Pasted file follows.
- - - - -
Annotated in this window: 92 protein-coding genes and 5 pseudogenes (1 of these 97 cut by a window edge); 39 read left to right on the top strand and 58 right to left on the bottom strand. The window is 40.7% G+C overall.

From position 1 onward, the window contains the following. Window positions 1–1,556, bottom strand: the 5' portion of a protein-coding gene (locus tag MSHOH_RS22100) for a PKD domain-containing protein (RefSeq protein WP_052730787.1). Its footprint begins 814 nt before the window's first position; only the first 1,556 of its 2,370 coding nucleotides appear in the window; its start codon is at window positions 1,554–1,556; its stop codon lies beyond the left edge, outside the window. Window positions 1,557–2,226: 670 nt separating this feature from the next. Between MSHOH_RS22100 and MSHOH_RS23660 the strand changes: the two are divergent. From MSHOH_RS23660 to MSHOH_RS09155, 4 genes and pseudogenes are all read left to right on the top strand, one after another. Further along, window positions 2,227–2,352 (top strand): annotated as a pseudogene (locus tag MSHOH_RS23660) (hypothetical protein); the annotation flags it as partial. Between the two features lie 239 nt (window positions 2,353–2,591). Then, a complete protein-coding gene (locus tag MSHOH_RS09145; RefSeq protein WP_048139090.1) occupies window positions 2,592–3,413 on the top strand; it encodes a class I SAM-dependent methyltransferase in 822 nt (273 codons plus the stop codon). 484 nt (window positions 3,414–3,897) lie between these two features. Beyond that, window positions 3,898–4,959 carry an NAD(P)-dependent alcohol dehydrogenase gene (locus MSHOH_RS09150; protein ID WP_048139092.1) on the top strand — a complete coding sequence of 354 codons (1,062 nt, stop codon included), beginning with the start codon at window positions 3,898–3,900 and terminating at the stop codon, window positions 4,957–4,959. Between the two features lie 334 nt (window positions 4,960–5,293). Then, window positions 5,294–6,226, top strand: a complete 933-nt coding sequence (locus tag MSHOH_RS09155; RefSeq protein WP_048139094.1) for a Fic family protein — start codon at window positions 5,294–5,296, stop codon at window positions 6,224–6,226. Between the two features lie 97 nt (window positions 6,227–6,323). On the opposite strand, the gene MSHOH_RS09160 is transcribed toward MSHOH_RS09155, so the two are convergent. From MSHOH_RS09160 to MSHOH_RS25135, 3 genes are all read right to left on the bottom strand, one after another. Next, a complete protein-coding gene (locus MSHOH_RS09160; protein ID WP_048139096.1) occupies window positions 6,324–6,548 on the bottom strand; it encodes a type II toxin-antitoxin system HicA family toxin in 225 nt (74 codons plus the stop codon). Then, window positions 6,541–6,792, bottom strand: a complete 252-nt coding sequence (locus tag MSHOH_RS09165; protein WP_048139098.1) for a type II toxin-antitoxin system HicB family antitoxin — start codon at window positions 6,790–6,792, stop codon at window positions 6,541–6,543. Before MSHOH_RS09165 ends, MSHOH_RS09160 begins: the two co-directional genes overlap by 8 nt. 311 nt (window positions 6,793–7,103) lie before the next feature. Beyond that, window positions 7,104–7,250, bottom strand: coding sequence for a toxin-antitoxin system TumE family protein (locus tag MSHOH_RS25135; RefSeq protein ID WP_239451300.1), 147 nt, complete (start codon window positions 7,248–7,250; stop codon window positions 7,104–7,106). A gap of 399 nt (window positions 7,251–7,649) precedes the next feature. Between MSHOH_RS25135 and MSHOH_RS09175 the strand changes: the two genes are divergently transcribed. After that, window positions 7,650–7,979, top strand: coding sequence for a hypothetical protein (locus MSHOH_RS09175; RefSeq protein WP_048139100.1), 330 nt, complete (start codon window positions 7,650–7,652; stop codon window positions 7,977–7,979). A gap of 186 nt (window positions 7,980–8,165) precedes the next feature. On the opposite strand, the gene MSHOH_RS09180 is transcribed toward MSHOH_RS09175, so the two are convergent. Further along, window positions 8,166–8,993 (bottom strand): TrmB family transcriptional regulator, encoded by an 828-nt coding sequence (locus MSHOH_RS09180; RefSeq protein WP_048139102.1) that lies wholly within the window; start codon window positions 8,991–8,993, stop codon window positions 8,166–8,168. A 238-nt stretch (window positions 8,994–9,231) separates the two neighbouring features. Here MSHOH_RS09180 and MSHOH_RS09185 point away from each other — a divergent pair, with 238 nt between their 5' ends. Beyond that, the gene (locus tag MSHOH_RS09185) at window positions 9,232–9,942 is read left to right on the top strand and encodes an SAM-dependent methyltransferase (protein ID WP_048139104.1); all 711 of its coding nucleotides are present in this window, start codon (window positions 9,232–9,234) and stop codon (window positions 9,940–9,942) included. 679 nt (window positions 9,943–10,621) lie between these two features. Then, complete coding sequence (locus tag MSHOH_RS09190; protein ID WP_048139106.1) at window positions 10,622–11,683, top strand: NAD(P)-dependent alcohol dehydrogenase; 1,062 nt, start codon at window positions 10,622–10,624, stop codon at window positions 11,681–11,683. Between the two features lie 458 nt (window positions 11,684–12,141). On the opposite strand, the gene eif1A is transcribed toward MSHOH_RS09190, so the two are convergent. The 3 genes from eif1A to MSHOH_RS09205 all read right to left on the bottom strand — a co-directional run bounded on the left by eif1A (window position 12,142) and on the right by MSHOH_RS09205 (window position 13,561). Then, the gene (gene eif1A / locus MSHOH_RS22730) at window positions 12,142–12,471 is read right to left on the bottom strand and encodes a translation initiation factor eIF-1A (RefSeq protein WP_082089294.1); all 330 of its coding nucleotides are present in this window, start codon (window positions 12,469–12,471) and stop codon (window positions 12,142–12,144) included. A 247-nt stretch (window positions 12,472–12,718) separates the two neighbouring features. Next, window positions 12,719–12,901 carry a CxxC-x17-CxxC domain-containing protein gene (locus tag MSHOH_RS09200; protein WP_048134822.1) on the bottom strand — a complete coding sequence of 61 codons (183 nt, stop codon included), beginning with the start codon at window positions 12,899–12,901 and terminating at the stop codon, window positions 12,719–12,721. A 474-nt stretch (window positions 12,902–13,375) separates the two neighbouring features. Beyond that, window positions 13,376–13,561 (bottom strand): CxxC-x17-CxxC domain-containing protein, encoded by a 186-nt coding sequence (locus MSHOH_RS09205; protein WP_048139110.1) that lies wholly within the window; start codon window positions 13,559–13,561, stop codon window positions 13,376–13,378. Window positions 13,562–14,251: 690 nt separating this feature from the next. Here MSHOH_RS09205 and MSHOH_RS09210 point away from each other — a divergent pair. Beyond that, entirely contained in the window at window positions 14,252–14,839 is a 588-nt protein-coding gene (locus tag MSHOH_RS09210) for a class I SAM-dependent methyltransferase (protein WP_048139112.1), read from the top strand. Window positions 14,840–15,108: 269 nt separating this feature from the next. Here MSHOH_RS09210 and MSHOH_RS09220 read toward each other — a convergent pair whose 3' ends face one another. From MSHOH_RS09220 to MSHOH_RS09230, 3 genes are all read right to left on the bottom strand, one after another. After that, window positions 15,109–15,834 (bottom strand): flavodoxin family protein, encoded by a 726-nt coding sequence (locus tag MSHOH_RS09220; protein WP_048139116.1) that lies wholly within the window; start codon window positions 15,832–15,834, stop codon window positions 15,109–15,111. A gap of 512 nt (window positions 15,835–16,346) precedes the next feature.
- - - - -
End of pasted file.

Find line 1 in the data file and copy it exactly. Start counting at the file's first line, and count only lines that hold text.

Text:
Annotated in this window: 92 protein-coding genes and 5 pseudogenes (1 of these 97 cut by a window edge); 39 read left to right on the top strand and 58 right to left on the bottom strand. The window is 40.7% G+C overall.